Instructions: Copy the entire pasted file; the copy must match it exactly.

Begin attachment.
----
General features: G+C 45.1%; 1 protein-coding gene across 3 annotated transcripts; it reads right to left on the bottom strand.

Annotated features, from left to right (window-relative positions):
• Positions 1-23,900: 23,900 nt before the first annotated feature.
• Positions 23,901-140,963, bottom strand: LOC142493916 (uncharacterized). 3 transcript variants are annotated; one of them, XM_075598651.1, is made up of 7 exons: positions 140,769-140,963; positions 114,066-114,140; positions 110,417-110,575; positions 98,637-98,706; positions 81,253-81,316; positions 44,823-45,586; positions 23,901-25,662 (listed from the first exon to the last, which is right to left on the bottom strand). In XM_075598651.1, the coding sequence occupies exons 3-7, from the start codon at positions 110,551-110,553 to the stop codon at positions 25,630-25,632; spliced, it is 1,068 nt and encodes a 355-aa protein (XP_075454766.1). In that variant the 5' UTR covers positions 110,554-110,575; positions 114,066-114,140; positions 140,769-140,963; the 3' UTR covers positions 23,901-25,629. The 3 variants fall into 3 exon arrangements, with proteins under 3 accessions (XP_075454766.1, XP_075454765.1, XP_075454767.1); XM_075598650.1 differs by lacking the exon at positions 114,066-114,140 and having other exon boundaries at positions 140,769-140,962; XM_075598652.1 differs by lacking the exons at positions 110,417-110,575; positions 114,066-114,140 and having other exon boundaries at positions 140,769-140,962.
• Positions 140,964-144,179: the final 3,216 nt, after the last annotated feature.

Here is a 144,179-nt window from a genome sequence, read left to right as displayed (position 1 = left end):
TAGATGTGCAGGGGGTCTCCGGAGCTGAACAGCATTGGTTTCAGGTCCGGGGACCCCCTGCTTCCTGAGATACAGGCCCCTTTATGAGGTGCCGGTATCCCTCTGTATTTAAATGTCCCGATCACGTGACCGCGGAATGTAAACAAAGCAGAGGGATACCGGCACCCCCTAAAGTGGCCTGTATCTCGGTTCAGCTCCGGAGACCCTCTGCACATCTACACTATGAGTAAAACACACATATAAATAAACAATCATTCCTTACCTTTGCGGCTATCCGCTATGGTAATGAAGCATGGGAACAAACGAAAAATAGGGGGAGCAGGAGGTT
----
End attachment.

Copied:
General features: G+C 45.1%; 1 protein-coding gene across 3 annotated transcripts; it reads right to left on the bottom strand.

Annotated features, from left to right (window-relative positions):
• Positions 1-23,900: 23,900 nt before the first annotated feature.
• Positions 23,901-140,963, bottom strand: LOC142493916 (uncharacterized). 3 transcript variants are annotated; one of them, XM_075598651.1, is made up of 7 exons: positions 140,769-140,963; positions 114,066-114,140; positions 110,417-110,575; positions 98,637-98,706; positions 81,253-81,316; positions 44,823-45,586; positions 23,901-25,662 (listed from the first exon to the last, which is right to left on the bottom strand). In XM_075598651.1, the coding sequence occupies exons 3-7, from the start codon at positions 110,551-110,553 to the stop codon at positions 25,630-25,632; spliced, it is 1,068 nt and encodes a 355-aa protein (XP_075454766.1). In that variant the 5' UTR covers positions 110,554-110,575; positions 114,066-114,140; positions 140,769-140,963; the 3' UTR covers positions 23,901-25,629. The 3 variants fall into 3 exon arrangements, with proteins under 3 accessions (XP_075454766.1, XP_075454765.1, XP_075454767.1); XM_075598650.1 differs by lacking the exon at positions 114,066-114,140 and having other exon boundaries at positions 140,769-140,962; XM_075598652.1 differs by lacking the exons at positions 110,417-110,575; positions 114,066-114,140 and having other exon boundaries at positions 140,769-140,962.
• Positions 140,964-144,179: the final 3,216 nt, after the last annotated feature.

Here is a 144,179-nt window from a genome sequence, read left to right as displayed (position 1 = left end):
TAGATGTGCAGGGGGTCTCCGGAGCTGAACAGCATTGGTTTCAGGTCCGGGGACCCCCTGCTTCCTGAGATACAGGCCCCTTTATGAGGTGCCGGTATCCCTCTGTATTTAAATGTCCCGATCACGTGACCGCGGAATGTAAACAAAGCAGAGGGATACCGGCACCCCCTAAAGTGGCCTGTATCTCGGTTCAGCTCCGGAGACCCTCTGCACATCTACACTATGAGTAAAACACACATATAAATAAACAATCATTCCTTACCTTTGCGGCTATCCGCTATGGTAATGAAGCATGGGAACAAACGAAAAATAGGGGGAGCAGGAGGTT